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Women to Watch

Local Ladies Leading the Way

Powerful women shaping their professions. That's what these four women have in common. In a year where words like "unprecedented" and "different" have been the norm, these women have emerged at the top of their game. We recognize them for their accomplishments, expertise and leadership. 

Wendy Sturges, Editor, Community Impact Newspaper, Franklin/Brentwood Edition

What (do you think) has made the newspaper so successful?
What people love about our paper is our focus on what’s local. In the past year, people have stayed close to home and they want to know what’s happening in their neighborhood. We’re lucky enough to work in Franklin and Brentwood, where businesses are still opening and there’s a lot going on, and people are excited for that kind of news.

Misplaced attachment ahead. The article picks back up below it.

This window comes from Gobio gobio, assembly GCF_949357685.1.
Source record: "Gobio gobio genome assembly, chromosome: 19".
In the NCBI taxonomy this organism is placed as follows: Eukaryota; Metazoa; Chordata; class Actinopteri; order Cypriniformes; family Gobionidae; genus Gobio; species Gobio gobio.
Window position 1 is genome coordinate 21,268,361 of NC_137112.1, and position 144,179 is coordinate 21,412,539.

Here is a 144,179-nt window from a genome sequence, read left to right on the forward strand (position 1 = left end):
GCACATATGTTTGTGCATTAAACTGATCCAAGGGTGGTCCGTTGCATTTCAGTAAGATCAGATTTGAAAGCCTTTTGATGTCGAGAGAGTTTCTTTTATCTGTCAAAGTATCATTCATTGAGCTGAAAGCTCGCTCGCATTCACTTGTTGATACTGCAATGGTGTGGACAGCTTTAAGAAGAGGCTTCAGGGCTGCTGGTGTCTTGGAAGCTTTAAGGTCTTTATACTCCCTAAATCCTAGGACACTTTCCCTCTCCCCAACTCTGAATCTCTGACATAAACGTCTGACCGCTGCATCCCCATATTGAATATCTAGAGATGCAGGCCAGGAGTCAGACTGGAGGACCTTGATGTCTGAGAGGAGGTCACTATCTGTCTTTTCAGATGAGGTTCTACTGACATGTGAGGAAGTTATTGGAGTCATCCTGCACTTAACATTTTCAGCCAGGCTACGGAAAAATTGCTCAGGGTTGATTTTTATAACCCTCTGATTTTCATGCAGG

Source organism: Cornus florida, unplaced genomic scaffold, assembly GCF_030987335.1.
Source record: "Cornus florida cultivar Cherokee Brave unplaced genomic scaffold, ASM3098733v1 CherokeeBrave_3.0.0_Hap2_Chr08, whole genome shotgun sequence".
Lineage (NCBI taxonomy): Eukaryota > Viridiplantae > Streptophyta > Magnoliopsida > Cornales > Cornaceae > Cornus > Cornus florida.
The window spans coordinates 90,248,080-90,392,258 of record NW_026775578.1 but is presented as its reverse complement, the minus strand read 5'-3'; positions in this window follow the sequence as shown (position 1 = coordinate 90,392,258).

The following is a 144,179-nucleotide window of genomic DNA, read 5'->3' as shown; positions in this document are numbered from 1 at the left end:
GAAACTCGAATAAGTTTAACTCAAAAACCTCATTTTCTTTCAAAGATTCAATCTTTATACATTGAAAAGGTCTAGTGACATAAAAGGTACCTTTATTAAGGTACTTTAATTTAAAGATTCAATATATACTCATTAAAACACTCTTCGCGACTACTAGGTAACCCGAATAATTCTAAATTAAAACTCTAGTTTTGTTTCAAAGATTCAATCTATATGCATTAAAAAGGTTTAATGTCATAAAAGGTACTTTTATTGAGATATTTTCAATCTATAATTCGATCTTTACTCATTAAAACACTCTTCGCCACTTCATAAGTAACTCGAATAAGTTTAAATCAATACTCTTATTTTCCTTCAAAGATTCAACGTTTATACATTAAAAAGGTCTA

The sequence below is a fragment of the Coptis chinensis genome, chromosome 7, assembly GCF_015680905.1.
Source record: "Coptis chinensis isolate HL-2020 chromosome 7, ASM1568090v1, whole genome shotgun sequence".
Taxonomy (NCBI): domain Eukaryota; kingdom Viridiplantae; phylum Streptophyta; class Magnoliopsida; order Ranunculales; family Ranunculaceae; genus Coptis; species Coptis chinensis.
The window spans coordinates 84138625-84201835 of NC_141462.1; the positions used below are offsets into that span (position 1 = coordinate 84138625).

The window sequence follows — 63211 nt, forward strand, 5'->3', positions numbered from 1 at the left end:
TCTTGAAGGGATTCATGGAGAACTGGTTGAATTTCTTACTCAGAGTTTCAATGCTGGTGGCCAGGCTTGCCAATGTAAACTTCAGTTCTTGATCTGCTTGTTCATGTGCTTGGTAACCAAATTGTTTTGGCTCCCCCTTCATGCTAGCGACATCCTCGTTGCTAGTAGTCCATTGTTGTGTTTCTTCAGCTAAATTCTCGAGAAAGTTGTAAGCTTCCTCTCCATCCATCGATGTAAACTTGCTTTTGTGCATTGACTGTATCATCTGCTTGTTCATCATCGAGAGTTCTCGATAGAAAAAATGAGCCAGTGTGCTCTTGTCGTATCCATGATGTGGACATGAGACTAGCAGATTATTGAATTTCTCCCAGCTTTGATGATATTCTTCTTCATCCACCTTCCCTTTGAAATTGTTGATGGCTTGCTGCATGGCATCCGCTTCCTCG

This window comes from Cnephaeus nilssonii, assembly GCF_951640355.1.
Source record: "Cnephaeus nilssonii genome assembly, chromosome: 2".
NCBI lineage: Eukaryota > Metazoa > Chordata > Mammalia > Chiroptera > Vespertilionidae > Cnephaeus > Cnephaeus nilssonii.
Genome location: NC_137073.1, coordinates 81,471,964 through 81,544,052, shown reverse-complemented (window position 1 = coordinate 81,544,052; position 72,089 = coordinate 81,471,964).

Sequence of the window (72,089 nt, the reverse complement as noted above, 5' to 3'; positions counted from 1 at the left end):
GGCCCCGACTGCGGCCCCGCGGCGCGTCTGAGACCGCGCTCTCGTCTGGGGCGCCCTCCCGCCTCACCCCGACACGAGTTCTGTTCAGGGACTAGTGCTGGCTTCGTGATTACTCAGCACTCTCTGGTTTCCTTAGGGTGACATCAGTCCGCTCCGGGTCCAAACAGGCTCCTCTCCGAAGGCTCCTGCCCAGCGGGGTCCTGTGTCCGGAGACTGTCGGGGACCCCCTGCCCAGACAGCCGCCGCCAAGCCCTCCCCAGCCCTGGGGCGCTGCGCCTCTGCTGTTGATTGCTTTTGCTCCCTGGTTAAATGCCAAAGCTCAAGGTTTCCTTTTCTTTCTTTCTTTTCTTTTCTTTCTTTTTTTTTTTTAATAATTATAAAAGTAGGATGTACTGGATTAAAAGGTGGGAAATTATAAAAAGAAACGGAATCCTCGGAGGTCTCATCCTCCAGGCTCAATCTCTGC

What has been key for you this year related to adaptability?
Flexibility was definitely the word of the year for 2020. A year ago, changing the scope of our entire paper in the middle of production to account for breaking news would have been unthinkable. But we’ve since learned how to stop, change course and move forward to make sure we’re covering what people need to know most.

In retrospect, what was one of the most shocking: things/turn of events/situation that led you to where you are today?
Growing up, I assumed I’d live in my home state of Texas forever, but when our Austin-based company announced it was expanding to the Nashville area, I was one of the first to volunteer. Just weeks later, I was on a plane to Franklin looking for our new home.

My favorite thing is...